he went to the gardens named after him, all the staff'
of the Palace followed him. And there went with
him, too, the prefects and the chiefs of all the staffs,
and they were invited to his banquets and bathed in
the pools along with the prince. Women, too, were
often sent in, beautiful girls with the emperor, but
with the others ugly old hags. And he used to say
that he was making merry, whereas he had brought

by Ennius in his Telamon frg. 312 Vahlen (quoted by Cicero,
Tusc. Disp., iii. 28), trom whom it was taken by Seneca, Cons.
ad>Polyb., 11, 2.

2 Otherwise unknown.



XVIII. terrarum undique perdidisset. fuit tamen nimiae
crudelitatis in milites ; nam et terna milia et quaterna
militum singulis diebus occidit.

2 Statuam sibi maiorem Colosso fieri praecepit Solis
habitu, sed ea imperfecta periit. tarn magna deni-
que coeperat fieri, ut duplex ad Colossum videre-

3 tur. poni autem illam voluerat in summo Esquiliarum
monte, ita ut hastam teneret, per cuius scapum 1

4infans ad summum posset ascendere. sed et Claudio
et Aureliano deinceps stulta res visa est, si quidem
etiam equos et currum fieri iusserat pro qualitate

& statuae atque in altissima 2 base poni. porticum
Flaminiam usque ad Pontem Mulvium et ipse para-
verat ducere, ita ut tetrastichae fierent, ut autem
alii dicunt, pentastichae, ita ut primus ordo pilas
haberet et ante se columnas cum statuis, secundus et
tertius et deinceps Sia Tecnra'pan/ columnas.

Longum est 3 eius cuncta in litteras mittere, quae
qui volet scire legat Palfurium Suram, qui ephe-
meridas eius vitae composuit. nos ad Saloninum

1 scapum Scaliger ; caput P, 27. 2 altissima Haupt,

Peter s ; actussima P l . 3 est 27 ; om. in P.

1 But see note to Tyr. Trig., ix. 3.
8 See note to Hadr., xix. 12.



the world on all sides to ruin. XVIII. But the
soldiers he treated with excessive cruelty, 1 killing as
many as three or four thousand of them in a single

He gave orders to make a statue of himself arrayed
as the Sun and greater than the Colossus, 2 but it was
destroyed while still unfinished. It was, in fact,
begun on so large a scale that it seemed to be double
the size of the Colossus. His wish was that it should
be placed on the summit of the Esquiline Hill, hold-
ing a spear, up the shaft of which a child could climb
to the top. The plan, however, seemed foolish to
Claudius and after him to Aurelian, especially as he
had ordered a chariot and horses to be made in pro-
portion to the size of the statue and set up on a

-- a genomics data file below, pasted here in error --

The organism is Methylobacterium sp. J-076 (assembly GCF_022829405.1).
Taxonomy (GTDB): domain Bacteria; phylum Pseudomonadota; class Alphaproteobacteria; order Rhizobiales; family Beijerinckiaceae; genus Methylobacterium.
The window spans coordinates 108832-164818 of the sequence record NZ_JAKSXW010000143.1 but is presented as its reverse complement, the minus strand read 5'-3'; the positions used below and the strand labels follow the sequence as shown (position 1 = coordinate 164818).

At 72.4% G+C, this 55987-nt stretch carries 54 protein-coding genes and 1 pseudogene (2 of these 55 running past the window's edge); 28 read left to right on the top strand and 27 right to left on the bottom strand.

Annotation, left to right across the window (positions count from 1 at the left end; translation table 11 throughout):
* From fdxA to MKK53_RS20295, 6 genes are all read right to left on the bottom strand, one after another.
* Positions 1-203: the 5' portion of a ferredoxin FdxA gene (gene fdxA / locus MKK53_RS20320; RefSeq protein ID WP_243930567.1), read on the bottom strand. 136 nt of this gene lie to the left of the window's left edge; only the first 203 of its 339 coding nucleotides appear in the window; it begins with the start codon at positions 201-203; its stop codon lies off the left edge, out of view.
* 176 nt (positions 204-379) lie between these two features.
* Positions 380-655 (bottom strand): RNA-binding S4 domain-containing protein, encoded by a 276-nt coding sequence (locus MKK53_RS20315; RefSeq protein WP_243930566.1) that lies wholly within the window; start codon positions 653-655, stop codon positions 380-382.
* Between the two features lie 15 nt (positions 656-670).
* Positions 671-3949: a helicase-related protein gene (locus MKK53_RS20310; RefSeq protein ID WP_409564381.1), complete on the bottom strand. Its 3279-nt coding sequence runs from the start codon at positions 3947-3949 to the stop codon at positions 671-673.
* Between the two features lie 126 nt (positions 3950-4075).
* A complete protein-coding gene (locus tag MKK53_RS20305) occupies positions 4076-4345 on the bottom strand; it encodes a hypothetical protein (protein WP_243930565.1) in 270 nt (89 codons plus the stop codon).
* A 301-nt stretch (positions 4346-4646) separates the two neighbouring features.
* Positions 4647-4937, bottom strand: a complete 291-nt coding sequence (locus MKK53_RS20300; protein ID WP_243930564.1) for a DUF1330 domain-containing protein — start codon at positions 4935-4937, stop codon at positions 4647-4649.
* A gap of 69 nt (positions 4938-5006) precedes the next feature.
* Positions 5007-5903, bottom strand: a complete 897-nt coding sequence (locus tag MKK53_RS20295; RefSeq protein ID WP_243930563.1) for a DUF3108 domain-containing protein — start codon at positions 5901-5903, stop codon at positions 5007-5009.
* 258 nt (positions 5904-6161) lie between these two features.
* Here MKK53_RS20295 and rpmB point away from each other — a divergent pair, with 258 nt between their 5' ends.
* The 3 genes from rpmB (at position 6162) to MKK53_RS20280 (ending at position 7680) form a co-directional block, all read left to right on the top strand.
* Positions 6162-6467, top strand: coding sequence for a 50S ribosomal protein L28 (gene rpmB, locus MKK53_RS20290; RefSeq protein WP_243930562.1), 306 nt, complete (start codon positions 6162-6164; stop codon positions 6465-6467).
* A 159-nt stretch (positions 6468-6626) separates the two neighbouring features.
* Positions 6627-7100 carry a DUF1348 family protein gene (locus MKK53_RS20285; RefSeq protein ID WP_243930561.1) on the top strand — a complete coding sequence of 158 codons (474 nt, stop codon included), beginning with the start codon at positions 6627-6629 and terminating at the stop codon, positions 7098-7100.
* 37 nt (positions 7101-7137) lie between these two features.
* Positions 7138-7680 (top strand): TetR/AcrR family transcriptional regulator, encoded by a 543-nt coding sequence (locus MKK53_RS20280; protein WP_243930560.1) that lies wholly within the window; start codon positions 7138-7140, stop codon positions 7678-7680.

very high base. He planned to construct a Flaminian
portico 3 extending as far as the Mulvian Bridge, and
having columns in rows of four or, as some say, in
rows of five, so that the first row should contain
pillars with columns bearing statues in front of them,
while the second and third and the rest should have
columns in lines of four.

It would be too long to set down in writing all that
he did, and if anyone wishes to know these things,
he may read Palfurius Sura, 4 who composed a journal
of his life. Let us now turn to Saloninus.

3 i.e., extending along the Via Flaminia northward from
the Porta del Popolo.

4 Otherwise unknown.



XIX. Hie Gallieni films fuit, nepos Valeriani, de
quo quidem prope l nihil est dignum quod 2 in litteras
mittatur, nisi quod nobiliter natus, educatus regie,

2 occisus deinde non sua sed patris causa, de huius
nomine magna est ambiguitas. nam multi eum
Gallienum, multi Saloninum historiae prodiderunt.

3 et qui Saloninum, idcirco quod apud Salonas natus
esset, cognominatum ferunt ; qui autem Gallienum,
patris nomine cognominatum et avi Gallieni, summi

4 quondam in re publica viri. fuit denique hactenus
statua in pede Montis Romulei, hoc est ante Sacram
Viam, inter 3 Templum Faustinae ac Vestam 4 ad
Arcum Fabianum, quae haberet inscriptum " Gallieno
iuniori " " Salonino " additum. ex quo eius nomen
intellegi poterit.

6 Transisse decennium imperil Gallienum satis
clarum est. quod idcirco addidi, quia multi eum

6 imperii sui anno nono 5 perisse dixerunt. fuisse
autem et alios rebelliones sub eodem proprio di-
cemus loco, si quidem placuit viginti 8 tyrannos uno

1 quidem prope Kellerbauer, Peter 2 ; guippe P. 2 quod

dignum P, 27. * inter Mommsen, Peter 2 ; intra P, 27.

*ac Vestam Jordan, Peter 2 ; aduentam P, 27. 6 nono om. in
P and 27. 6 uiginti P, 27, Hohl ; triginta Peter ; but see

c. xvi. 1.

1 He was the younger of the two sons of Gallienus, and the
correct form of his name is shown by inscriptions and coins
to have been P. Licinius Cornelius Salouinus Valerianus.
He received the title of Caesar after the death of his older
brother, Valerian, in 258. Since the Alexandrian coins bear-
ing his name cease with the year 260-61, it is generally
inferred that he died in this year ; but he may be the son